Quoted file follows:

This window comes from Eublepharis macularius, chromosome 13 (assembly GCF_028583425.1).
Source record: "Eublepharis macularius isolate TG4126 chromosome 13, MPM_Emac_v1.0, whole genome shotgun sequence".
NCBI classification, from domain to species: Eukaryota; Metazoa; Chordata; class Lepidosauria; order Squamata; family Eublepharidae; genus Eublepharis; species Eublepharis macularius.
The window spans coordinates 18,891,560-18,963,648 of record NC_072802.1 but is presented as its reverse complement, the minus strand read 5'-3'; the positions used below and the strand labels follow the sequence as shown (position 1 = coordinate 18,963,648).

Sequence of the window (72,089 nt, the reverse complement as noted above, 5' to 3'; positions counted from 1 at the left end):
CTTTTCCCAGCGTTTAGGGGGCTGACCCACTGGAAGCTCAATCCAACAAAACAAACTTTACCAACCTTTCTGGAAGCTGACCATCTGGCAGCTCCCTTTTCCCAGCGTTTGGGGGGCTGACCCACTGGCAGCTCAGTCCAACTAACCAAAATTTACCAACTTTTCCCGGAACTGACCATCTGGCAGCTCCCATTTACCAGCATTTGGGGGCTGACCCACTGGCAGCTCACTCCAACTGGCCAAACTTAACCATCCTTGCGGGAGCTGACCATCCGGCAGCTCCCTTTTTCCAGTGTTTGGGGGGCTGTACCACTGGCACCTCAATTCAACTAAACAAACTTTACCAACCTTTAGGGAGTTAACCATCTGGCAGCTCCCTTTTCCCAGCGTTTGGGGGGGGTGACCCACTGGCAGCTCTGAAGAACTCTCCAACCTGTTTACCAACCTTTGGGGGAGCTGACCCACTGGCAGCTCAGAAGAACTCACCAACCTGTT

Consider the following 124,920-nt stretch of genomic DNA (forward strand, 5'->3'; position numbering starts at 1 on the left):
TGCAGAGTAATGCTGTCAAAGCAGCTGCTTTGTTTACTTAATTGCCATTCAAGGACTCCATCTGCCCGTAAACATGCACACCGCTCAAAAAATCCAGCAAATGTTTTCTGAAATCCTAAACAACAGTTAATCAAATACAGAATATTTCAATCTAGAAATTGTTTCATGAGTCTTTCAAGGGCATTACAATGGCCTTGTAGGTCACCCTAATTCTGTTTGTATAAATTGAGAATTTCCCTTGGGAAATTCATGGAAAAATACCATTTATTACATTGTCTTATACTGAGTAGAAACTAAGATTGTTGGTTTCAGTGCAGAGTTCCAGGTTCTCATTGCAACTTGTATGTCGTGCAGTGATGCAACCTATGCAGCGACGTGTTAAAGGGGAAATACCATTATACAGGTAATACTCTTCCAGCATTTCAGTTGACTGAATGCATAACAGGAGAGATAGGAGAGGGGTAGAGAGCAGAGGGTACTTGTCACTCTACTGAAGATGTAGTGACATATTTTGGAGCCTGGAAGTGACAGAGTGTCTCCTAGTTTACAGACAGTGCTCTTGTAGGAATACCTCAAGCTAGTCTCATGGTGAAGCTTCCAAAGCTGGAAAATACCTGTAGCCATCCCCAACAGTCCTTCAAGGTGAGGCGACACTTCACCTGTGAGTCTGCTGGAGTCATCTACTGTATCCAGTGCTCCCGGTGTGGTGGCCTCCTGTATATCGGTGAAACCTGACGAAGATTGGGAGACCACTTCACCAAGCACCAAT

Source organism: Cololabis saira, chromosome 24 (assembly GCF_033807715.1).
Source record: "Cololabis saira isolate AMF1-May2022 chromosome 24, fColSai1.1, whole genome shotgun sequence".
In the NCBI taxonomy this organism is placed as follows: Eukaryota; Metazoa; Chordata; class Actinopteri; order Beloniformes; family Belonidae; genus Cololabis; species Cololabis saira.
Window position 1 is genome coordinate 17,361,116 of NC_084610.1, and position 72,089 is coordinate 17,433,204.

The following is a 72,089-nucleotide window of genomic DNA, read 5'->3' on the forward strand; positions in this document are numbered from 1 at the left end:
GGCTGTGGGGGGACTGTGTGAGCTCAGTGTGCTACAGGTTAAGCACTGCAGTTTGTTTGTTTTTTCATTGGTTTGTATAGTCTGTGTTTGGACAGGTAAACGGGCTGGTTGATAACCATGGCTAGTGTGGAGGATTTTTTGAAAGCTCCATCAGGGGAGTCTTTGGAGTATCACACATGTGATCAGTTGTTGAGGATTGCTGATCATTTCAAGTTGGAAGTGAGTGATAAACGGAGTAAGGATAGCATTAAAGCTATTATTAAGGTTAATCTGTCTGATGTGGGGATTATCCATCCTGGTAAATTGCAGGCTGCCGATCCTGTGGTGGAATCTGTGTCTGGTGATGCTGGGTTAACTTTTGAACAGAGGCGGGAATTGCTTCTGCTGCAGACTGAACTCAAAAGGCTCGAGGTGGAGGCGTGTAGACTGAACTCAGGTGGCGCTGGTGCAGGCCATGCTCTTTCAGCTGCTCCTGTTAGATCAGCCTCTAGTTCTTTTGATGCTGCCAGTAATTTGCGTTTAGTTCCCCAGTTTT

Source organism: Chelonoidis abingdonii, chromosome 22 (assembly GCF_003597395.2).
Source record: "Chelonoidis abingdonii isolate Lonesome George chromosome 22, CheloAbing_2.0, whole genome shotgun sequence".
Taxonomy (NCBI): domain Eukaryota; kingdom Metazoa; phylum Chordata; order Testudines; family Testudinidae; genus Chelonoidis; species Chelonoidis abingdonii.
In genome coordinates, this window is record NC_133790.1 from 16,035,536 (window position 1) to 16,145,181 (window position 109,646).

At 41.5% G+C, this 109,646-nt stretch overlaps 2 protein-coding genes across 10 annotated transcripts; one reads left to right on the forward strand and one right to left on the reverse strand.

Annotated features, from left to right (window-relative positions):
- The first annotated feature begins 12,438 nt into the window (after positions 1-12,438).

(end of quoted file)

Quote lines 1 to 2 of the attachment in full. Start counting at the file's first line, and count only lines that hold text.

This window comes from Eublepharis macularius, chromosome 13 (assembly GCF_028583425.1).
Source record: "Eublepharis macularius isolate TG4126 chromosome 13, MPM_Emac_v1.0, whole genome shotgun sequence".